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Oahu isn't just any other beach destination. It has a wonderfully rich, ancient history and culture, and people who are worth getting to know. If you want to meet the "local" folks who live on Oahu, check out the following:

  • Watch the Ancient Hawaiian Sport of Outrigger Canoe Paddling: From February to September, on weekday evenings and weekend days, hundreds of canoe paddlers gather at Ala Wai Canal and practice the Hawaiian sport of canoe paddling. Find a comfortable spot at Ala Wai Park, next to the canal, and watch this ancient sport come to life.
  • Attend a Hawaiian-Language Church Service: Kawaiahao Church is the Westminster Abbey of Hawaii; the vestibule is lined with portraits of the Hawaiian monarchy, many of whom were coronated in this very building. The coral church is a perfect setting to experience an all-Hawaiian service, held every Sunday at 9am, complete with Hawaiian song.
  • Buy a Lei from Vendors in Chinatown: A host of cultural sights and experiences are to be had in Honolulu's Chinatown. Wander through this several-square-block area, with its jumble of exotic shops offering herbs, Chinese groceries, and acupuncture services. Before you leave, be sure to check out the lei sellers on Maunakea Street (near N. Hotel St.), where Hawaii's finest leis go for as little as $3.50.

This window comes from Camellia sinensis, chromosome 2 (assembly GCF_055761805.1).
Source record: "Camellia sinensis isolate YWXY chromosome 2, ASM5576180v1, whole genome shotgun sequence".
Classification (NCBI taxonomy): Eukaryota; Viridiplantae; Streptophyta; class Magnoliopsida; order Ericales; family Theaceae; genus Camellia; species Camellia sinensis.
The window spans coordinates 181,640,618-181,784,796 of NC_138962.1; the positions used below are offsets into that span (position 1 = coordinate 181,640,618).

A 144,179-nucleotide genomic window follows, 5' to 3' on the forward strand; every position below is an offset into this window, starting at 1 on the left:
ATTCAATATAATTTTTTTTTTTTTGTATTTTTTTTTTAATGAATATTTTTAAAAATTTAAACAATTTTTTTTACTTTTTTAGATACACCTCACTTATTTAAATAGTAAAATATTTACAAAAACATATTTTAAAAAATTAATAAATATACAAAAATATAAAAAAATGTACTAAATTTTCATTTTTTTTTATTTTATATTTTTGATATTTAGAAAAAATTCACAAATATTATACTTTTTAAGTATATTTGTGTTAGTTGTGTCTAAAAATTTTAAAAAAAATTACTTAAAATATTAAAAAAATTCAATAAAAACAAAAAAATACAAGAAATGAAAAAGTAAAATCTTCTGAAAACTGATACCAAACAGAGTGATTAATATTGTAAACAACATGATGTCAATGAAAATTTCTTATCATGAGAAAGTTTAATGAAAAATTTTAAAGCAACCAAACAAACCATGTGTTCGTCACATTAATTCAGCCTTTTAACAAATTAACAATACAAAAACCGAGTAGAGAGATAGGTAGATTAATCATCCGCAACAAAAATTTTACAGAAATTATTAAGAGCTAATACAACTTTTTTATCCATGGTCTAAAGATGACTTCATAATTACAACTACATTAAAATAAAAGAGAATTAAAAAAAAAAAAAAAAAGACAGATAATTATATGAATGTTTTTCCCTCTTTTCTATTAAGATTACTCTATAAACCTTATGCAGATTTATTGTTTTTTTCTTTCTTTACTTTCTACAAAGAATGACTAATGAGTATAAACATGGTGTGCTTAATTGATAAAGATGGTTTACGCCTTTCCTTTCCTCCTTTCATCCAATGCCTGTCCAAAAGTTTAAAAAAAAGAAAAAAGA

• Observe the Fish Auction: There is nothing else quite like the Honolulu Fish Auction. Fishermen bring their fresh catch in at 5am Monday through Saturday, and the small group of buyers bids on all manner of fish. The auction lasts until all the fish are sold. It is well worth getting up early to enjoy this unique cultural experience.
  • Get a Bargain at the Aloha Flea Market: For $1 admission, it's an all-day show at the Aloha Stadium parking lot, where more than 1,000 vendors sell everything from junk to jewels. Go early for the best deals. Open Wednesdays, Saturdays, and Sundays 8am to 3pm.

  • Feel History Come Alive at Pearl Harbor: On December 7, 1941, Japanese warplanes bombed Pearl Harbor, forcing the United States to enter World War II. Standing on the deck of the USS Arizona Memorial—the eternal tomb for the 1,177 sailors trapped below when the battleship sank—is a profound experience. You can also visit the USS Missouri Memorial, where the Japanese signed their surrender on September 2, 1945. 

Note: This information was accurate when it was published, but can change without notice. Please be sure to confirm all rates and details directly with the companies in question before planning your trip.